In a similar defense of freedom of speech that he expressed in “An Address to the People of New York” (1788) in favor of the U.S. Constitution, Jay observed that its framers were aware that opinions would differ but that “Liberality, . . . as well as prudence, induced them to treat each other’s opinions with tenderness” (Bird 2015, 123). In a charge to a grand jury in 1793, Jay further observed that “As free citizens we have a right to think and speak our sentiments on these subject[s], in terms becoming free men — that is in terms explicit and decorous — As judges and grand jurors the merits of those political questions are without our province” (Bird 2015, 124).

Jay counseled individuals to speak and write prudently, but he did not favor prosecuting them for criticizing the government or its leaders. 

Although Jay did not initially think that a federal bill of rights was necessary, he favored the freedoms that it articulated. As governor, he did not pursue any prosecutions under the Sedition Act of 1798, and as a moderate Federalist he does not appear to have supported it or to join in criticism of the Virginia and Kentucky Resolutions that opposed it.

John Jay defended religious freedom but thought Roman Catholic loyalty was divided

With his strong religious faith, Jay enjoyed the right of religious exercise, but as one whose ancestors had been driven from France because of their Protestant religious beliefs, he joined other defenders of religious freedom of his day, many of whom had been influenced by John Locke, by seeking to limit the right of Roman Catholics, whose loyalty he thought was divided. 

In helping to draft the New York state constitution of 1776, Jay successively introduced three  resolutions (only the last of which was adopted) that would withhold toleration to citizens who held “doctrines [or] principles inconsistent with the safety of civil society”;  that would bar Roman Catholics from civil rights unless they foreswore loyalty to the pope; and that would have distinguished liberty of conscience from the encouragement of “licentiousness” or that would “disturb or endanger the safety of the state” (Bonomi 2000, 15).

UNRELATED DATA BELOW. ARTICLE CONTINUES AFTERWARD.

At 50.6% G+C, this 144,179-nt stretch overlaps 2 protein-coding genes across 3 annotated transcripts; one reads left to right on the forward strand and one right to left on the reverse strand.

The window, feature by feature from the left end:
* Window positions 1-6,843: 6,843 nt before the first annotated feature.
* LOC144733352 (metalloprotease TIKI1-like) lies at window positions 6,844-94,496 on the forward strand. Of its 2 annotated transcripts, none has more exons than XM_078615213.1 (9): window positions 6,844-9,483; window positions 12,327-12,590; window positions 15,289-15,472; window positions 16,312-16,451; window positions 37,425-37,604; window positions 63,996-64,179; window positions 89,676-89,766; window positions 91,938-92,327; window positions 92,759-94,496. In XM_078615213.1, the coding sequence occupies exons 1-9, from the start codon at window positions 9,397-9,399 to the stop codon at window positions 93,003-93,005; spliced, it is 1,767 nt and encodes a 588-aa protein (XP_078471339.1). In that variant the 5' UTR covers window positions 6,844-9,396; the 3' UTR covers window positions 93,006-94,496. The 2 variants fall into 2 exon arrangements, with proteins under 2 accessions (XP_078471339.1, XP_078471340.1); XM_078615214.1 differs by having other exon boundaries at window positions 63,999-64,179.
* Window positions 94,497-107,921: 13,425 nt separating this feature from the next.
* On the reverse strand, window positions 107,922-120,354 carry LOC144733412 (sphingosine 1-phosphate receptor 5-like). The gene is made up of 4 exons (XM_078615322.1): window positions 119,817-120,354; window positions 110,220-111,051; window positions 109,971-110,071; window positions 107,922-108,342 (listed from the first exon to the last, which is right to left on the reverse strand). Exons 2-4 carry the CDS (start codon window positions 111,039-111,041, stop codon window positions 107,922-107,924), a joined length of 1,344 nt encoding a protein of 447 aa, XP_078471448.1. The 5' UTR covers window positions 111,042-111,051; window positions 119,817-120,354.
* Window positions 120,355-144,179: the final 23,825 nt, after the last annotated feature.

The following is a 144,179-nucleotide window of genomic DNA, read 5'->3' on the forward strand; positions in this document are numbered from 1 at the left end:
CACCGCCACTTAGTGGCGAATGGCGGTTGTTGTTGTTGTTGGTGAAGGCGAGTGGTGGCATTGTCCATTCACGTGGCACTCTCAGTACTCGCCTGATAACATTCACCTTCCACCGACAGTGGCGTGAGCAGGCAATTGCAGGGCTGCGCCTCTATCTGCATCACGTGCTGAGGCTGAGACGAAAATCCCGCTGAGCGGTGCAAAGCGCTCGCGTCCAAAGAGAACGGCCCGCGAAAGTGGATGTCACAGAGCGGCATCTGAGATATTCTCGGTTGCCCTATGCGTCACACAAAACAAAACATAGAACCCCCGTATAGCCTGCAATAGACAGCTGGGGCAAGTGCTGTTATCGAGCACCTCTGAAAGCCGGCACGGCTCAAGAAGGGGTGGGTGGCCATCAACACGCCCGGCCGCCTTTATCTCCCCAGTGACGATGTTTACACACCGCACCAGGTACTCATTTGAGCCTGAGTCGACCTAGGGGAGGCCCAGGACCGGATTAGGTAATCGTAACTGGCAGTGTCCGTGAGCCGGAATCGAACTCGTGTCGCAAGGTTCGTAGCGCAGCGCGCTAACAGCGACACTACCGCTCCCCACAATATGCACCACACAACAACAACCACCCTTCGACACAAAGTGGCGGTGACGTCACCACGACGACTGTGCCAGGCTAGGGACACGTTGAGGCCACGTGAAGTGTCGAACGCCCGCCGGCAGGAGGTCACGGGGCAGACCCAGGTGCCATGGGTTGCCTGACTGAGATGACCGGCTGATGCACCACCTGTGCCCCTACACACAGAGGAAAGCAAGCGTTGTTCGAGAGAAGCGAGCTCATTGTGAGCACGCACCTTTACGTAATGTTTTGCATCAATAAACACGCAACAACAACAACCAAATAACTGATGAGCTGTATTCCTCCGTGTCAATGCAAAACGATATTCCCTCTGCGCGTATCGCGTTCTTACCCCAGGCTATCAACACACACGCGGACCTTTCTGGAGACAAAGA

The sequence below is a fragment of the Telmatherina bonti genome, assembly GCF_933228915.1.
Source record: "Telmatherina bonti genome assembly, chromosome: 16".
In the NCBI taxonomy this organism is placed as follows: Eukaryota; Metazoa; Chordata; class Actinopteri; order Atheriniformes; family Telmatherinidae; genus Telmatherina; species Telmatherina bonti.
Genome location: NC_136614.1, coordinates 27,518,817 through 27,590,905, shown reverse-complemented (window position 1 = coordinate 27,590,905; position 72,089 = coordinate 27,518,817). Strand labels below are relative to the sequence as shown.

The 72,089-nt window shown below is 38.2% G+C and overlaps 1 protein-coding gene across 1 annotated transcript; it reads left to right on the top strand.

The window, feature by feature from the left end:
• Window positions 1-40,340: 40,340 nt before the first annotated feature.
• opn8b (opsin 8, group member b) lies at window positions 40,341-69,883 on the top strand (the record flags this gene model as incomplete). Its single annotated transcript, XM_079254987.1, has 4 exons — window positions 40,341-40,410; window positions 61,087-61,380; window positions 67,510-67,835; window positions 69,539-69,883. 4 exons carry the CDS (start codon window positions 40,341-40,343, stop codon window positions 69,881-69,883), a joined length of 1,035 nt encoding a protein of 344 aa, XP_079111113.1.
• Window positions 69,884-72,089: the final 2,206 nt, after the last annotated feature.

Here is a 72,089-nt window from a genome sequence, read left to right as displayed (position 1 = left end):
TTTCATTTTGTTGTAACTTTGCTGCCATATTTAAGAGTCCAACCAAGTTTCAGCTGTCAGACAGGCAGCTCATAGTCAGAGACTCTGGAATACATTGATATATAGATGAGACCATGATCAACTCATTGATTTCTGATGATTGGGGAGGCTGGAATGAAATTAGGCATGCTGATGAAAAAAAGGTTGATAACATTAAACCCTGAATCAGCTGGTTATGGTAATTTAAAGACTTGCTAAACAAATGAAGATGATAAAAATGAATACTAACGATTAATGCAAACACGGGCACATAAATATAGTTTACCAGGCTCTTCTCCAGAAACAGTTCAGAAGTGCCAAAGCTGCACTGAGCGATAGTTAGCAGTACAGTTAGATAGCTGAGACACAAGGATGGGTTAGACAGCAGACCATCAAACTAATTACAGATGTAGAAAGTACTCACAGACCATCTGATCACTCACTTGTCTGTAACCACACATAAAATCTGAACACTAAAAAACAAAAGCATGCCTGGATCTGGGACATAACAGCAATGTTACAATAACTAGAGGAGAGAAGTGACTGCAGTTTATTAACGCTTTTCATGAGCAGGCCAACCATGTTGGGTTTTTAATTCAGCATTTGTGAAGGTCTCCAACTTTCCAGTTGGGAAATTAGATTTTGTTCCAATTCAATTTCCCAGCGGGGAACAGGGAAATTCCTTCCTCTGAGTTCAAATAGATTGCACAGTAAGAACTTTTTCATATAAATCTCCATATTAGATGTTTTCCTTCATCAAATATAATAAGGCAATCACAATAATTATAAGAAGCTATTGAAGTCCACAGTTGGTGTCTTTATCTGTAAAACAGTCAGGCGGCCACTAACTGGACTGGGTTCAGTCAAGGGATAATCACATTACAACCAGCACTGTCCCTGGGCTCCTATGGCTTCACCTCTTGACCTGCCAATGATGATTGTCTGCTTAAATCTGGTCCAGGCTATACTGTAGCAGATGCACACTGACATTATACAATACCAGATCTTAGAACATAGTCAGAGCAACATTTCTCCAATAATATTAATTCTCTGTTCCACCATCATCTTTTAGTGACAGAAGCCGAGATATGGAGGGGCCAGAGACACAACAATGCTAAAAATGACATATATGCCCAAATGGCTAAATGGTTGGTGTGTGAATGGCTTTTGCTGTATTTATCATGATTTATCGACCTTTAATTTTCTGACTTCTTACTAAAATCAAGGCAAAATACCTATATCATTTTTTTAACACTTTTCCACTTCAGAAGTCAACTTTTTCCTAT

He further added a provision requiring anyone wishing to become a naturalized citizen of the state to renounce subordination “to all and every foreign king, prince, potentate and state, in all matters ecclesiastical as well as civil” (Bonomi 2000, 15). 

Although Jay favored governance of the Episcopal Church by bishops, he made sure that they were not required (as were Anglican counterparts) to take a test oath — many Anglican ministers had sided with Britain during the Revolution because they felt bound by the oaths that they had taken. 

John Jay’s deeply religious views supported Sabbath observances, end to slavery

As governor of New York, Jay followed New England precedents in declaring days of Thanksgiving and pressed for laws requiring observance of the Sabbath. His religious beliefs also appear responsible for his opposition to slavery, which led to laws gradually abolishing the institution in his state.

Jay was succeeded as chief justice by John Rutledge (who served for only 138 days) and Oliver Ellsworth, who served from 1796 until John Marshall succeeded him in 1801.

John R. Vile is a professor of political science and dean of the Honors College at Middle Tennessee State University.